Age: 1998 / Breed: Grullo Mustang / Gender: Gelding / Resident since: 2009

“Grullo”: Grullo is a color of horses in the dun family, characterized by tan-gray or mouse-colored hairs on the body, often with shoulder and dorsal stripes and black barring on the lower legs. The word “grullo” originates from the Spanish word “grulla”, which refers to a slate-gray crane. The appearance of grullo color among domestic horse breeds raises interesting questions about the Tarpan, a relative of the domestic horse that became extinct in the 19th Century, which appears to have had dun or grullo coloration. The Tarpan has been considered a true wild horse, an undomesticated relative or ancestor of the domestic horse.

Paco was captured by the BLM in Idaho’s Owyhee desert in 2000 at the approximate age of two. An alleged descendant of Spanish Mustangs, he was first adopted by cattlemen and sold a year later with the name “Not Worth 2 Cents”. For the next nine years, he was sold again and again, and then given away to an abusive cowboy. When it was decided he could not be easily trained, his owner adopted the use of a 2×4 piece of lumber as a means of submission. Beaten, starved, and forgotten, he was rescued by IHR in 2009.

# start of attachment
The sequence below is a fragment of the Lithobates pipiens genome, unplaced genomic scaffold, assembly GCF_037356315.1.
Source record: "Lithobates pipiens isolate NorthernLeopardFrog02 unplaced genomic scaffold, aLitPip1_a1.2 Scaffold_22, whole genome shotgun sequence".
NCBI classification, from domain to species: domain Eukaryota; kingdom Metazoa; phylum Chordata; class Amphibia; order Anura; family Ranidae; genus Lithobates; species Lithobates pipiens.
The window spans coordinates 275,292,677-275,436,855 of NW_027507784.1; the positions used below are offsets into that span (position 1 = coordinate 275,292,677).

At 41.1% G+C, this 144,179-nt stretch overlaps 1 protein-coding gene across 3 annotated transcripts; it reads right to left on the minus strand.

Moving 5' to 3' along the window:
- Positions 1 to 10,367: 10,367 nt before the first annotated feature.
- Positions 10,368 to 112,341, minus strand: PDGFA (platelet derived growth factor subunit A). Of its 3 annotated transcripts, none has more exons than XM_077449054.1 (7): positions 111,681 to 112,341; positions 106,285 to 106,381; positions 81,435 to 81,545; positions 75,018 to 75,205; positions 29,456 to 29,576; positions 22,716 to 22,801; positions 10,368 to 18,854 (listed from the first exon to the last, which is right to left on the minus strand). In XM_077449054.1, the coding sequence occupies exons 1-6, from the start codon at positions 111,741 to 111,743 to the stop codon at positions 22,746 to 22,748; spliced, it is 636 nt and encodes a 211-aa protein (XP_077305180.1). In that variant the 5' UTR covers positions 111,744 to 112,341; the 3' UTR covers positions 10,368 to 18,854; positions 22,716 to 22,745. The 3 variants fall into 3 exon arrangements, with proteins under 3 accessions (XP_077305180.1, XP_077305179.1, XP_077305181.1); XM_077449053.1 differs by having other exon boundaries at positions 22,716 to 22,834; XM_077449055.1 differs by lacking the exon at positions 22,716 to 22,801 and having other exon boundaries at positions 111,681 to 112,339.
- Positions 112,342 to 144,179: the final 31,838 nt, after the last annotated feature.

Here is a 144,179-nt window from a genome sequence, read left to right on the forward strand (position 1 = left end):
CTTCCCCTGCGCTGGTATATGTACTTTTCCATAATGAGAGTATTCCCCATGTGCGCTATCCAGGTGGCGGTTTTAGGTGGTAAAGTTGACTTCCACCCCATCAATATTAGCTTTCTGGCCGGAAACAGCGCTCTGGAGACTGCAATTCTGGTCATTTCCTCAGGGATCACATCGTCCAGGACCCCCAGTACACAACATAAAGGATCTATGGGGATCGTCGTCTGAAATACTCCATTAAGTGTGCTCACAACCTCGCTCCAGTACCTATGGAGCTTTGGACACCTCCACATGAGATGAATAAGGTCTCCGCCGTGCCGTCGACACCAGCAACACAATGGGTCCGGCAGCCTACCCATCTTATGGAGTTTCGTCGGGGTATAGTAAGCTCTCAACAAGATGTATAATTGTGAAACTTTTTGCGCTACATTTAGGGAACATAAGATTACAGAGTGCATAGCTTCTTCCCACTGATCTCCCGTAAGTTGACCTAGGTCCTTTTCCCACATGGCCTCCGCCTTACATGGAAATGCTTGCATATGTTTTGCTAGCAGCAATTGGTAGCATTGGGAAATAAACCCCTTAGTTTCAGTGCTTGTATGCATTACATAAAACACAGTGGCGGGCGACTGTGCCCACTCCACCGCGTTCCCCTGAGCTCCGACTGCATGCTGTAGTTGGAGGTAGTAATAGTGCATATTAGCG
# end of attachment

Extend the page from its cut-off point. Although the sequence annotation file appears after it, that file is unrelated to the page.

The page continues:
Paco was incredibly thin and even more nervous, literally shaking in fear – his fight or flight instinct on alert at every moment. He had long untrimmed hooves, a matted mane and tail, and numerous scars from years of beatings. He was untrusting, wouldn’t accept a halter, and took months to gain enough confidence to join up with the rest of the IHR herd.

After receiving veterinary care and extensive training, Paco is now a healthy weight, will allow a halter, and has become a member of the herd. He can be lunged and approached with treats or feed and is accepting of blankets and brushes along his back. Paco’s successes are testament to the power of rehabilitation.

Despite the challenges he has overcome, he remains cautious and untrusting, a reminder of the lasting damage humans have the ability to inflict.